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Blocking Matrices

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Proof that the Blocking Matrices do Indeed Block Signals from Specified Directions.

For some/certain signal processing tasks we wish to generate beam patterns with nulls in specified directions (or equivalently; filters with narrow notches at specified frequencies). Typically these can be used to null out stationary interference sources, directions to multipath images of a desired source, …

We assume that we have a number of sensors (M )which may be array elements, subarrays or formed beams and we wish to null signals from directions \theta_1, ..., \theta_k, and k < M, and responses {\bf{b}}(\theta_i) for a source in direction \theta_i (being a column vector of complex signals one element for each sensor). In a narrowband system we may assume there are simply complex numbers representing the sensor amplitude and phase response. We let {\bf{\widehat{b}}}(\theta_i) denote the normalised versions of these signals.

It is obvious (when pointed out anyway) that the matrix:

{\bf{A}}={\bf{I}}_{M\times M} - {\bf{B}} ({\bf{B}}^H{\bf{B}})^{^{-1}} {\bf{B}}^H

is a blocking matrix for directions \theta_1, ..., \theta_k (where {{{\bf{B}}}} is the matrix with \widehat{\bf{b}}(\theta_i)  for its columns). The space of possible sensor outputs constitutes a (complex) vector space of dimension M and the subspace  \text{span}[{\bf{b}}(\theta_i), i=1,\dots ,k]  is the null space of {\bf{A}} and {\bf{A}} behaves like the identity transformation on the orthogonal complement of the null space.

To see that this is a blocking matrix for \widehat{\bf{b}}(\theta_i) we need just consider:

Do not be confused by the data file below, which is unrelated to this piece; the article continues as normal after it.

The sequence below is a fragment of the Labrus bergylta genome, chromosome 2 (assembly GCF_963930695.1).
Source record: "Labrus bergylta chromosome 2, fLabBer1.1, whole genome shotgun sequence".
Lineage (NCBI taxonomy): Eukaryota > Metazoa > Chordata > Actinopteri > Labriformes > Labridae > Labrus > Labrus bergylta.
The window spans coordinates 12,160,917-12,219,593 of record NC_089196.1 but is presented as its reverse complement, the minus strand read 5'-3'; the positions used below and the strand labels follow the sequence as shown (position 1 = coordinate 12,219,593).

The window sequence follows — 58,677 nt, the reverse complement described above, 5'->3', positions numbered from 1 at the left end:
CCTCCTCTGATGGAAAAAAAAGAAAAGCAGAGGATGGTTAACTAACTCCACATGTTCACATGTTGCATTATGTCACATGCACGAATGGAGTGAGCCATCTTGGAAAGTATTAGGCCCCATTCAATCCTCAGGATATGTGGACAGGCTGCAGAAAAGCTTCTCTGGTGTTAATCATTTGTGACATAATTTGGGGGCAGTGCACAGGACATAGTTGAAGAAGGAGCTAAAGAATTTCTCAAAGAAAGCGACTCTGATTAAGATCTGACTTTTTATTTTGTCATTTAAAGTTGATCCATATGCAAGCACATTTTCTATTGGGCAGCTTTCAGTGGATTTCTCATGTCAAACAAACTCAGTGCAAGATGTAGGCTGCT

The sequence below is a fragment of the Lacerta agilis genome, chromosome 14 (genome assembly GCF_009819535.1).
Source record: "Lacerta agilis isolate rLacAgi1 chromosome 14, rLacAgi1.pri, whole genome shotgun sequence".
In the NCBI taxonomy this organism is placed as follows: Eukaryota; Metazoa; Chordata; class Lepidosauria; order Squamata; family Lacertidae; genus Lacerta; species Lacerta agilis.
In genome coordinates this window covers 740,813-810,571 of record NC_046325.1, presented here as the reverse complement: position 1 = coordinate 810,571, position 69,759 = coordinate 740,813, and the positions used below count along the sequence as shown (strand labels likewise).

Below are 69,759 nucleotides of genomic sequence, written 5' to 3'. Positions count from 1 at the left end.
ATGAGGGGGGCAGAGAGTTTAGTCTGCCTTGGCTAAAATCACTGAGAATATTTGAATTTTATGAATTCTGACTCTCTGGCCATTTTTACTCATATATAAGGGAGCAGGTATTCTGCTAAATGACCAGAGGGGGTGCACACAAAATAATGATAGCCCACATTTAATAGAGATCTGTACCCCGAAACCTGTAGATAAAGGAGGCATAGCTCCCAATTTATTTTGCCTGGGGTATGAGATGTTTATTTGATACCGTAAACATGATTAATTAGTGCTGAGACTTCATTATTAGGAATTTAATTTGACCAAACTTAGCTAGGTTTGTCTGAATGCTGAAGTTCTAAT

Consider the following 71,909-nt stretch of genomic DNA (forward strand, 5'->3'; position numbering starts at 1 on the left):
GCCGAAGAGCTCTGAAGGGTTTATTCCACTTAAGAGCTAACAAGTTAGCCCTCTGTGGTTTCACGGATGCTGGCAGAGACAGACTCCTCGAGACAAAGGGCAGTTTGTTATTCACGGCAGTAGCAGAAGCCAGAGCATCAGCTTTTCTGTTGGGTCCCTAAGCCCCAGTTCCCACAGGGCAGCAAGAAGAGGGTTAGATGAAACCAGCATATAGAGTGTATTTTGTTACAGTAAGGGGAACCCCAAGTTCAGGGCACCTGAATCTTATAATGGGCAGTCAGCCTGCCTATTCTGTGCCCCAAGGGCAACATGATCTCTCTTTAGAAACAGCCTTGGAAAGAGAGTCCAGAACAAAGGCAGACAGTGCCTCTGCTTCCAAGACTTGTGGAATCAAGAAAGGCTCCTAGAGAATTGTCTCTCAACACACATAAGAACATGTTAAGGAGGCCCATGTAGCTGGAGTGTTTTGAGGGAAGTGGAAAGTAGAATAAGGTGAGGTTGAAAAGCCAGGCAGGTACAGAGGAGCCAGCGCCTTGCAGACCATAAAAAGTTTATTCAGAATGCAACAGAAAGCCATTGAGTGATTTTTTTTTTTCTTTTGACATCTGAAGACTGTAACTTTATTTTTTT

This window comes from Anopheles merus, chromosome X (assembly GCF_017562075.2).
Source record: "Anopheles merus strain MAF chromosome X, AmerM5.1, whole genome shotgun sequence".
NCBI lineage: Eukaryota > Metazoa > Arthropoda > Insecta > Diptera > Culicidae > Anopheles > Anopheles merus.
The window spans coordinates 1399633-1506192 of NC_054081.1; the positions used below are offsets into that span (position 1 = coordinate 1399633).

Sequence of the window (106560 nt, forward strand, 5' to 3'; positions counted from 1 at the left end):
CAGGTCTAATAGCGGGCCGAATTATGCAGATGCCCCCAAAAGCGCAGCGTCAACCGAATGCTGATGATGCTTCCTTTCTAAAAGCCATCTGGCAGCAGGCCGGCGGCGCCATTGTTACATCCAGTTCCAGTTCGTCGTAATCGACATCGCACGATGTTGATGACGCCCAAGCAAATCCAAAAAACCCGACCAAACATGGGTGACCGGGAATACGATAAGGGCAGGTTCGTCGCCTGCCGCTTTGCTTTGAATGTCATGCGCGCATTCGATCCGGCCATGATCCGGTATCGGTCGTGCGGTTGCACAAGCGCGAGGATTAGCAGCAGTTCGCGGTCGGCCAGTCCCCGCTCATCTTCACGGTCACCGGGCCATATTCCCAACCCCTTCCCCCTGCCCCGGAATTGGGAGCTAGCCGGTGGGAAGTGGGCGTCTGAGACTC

{\bf{AB}} = \left[{\bf{I}}_{M\times M} - {\bf{B}} ({\bf{B}}^H{\bf{B}})^{^{-1}} {\bf{B}}^H\right] {\bf{B}}

so:

{\bf{AB}} = {\bf{B}} - {\bf{B}} ({\bf{B}}^H{\bf{B}})^{^{-1}} {\bf{B}}^H {\bf{B}} ={\bf{0}}

Now the columns of {\bf{AB}} are the vectors {\bf{A\widehat{b}}}(\theta_i) and so these are zeros vectors as expected.

To see that {\bf{A}} behaves like the identity on the orthogonal complement consider {\bf{x}} in the orthogonal complement of the space spanned by the columns of {\bf{B}}. Then {\bf{B}}^H{\bf{x}}={\bf{0}} since each component of this is the dot product of a column of {\bf{B}} and {\bf{x}} and so zero. Hence:

{\bf{Ax}} = \left[{\bf{I}}_{M\times M} - {\bf{B}} ({\bf{B}}^H{\bf{B}})^{^{-1}} {\bf{B}}^H\right] {\bf{x}}

={\bf{x}}+{\bf{B}} ({\bf{B}}^H{\bf{B}})^{^{-1}} {\bf{B}}^H {\bf{x}}

={\bf{x}}

(I hope that is all clear, WordPress LaTeX seems to have started deleting all the \ characters from the LaTeX strings again so there may still be some omissions from when I have tried to restore them)

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Written by CaptainBlack

March 25, 2009 at 12:23

Posted in DSP, Maths and Stuff

Tagged with ,

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